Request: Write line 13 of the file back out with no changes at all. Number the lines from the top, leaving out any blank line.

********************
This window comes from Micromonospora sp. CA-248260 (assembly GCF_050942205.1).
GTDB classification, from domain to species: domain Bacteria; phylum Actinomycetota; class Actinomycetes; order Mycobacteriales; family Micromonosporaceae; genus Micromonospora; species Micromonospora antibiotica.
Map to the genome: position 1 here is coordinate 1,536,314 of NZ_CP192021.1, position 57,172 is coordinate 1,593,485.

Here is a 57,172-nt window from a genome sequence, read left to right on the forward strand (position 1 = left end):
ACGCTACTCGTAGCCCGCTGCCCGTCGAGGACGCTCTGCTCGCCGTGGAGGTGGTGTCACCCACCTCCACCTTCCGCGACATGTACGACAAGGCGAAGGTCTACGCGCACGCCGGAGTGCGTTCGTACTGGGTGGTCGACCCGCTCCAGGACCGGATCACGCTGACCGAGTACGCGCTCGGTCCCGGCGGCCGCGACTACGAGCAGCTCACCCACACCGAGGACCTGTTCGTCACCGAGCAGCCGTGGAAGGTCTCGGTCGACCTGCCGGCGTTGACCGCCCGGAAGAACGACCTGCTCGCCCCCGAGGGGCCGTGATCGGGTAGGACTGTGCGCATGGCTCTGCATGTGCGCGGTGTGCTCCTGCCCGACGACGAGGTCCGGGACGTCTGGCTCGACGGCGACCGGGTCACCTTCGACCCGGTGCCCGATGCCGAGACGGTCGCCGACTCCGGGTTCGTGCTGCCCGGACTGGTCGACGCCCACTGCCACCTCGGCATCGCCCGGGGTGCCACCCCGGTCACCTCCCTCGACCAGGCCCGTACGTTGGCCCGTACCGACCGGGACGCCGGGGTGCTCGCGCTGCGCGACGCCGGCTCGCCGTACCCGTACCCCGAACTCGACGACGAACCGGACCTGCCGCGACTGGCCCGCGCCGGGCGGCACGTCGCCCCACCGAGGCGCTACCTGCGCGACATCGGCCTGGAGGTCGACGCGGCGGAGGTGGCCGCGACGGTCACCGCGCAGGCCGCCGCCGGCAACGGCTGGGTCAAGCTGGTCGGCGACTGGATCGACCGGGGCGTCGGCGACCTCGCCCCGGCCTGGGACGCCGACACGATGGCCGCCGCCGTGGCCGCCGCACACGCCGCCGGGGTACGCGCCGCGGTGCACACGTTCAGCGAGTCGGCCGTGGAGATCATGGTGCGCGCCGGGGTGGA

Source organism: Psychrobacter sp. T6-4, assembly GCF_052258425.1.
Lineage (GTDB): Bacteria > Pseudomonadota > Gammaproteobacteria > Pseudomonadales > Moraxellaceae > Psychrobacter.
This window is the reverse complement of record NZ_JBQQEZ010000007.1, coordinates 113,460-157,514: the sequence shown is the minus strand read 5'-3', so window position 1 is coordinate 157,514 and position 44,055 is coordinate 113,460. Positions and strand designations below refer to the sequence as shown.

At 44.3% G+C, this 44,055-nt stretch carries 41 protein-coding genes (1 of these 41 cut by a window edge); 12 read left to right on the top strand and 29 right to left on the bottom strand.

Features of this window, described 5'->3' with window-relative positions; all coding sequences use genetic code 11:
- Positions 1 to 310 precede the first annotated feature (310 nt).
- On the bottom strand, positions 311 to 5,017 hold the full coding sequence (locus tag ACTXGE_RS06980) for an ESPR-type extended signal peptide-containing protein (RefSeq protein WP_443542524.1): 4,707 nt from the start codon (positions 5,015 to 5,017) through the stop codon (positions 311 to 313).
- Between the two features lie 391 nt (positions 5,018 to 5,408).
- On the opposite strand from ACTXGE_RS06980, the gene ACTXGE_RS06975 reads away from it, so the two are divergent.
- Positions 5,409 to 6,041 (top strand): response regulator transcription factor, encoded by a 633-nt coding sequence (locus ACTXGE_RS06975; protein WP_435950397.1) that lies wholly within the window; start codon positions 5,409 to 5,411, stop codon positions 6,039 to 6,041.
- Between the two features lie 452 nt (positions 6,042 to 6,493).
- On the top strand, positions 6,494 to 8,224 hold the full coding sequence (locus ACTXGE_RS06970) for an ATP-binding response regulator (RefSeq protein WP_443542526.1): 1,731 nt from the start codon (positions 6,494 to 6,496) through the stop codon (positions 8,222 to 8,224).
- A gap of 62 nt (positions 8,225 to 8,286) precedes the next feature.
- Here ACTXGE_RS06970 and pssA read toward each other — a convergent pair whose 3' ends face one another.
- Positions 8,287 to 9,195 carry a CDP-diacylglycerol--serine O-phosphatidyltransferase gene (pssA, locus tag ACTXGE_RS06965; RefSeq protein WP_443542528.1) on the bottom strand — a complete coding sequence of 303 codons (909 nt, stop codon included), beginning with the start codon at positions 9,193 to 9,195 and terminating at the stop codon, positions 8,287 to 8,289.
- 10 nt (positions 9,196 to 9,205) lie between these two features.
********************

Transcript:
- Between the two features lie 391 nt (positions 5,018 to 5,408).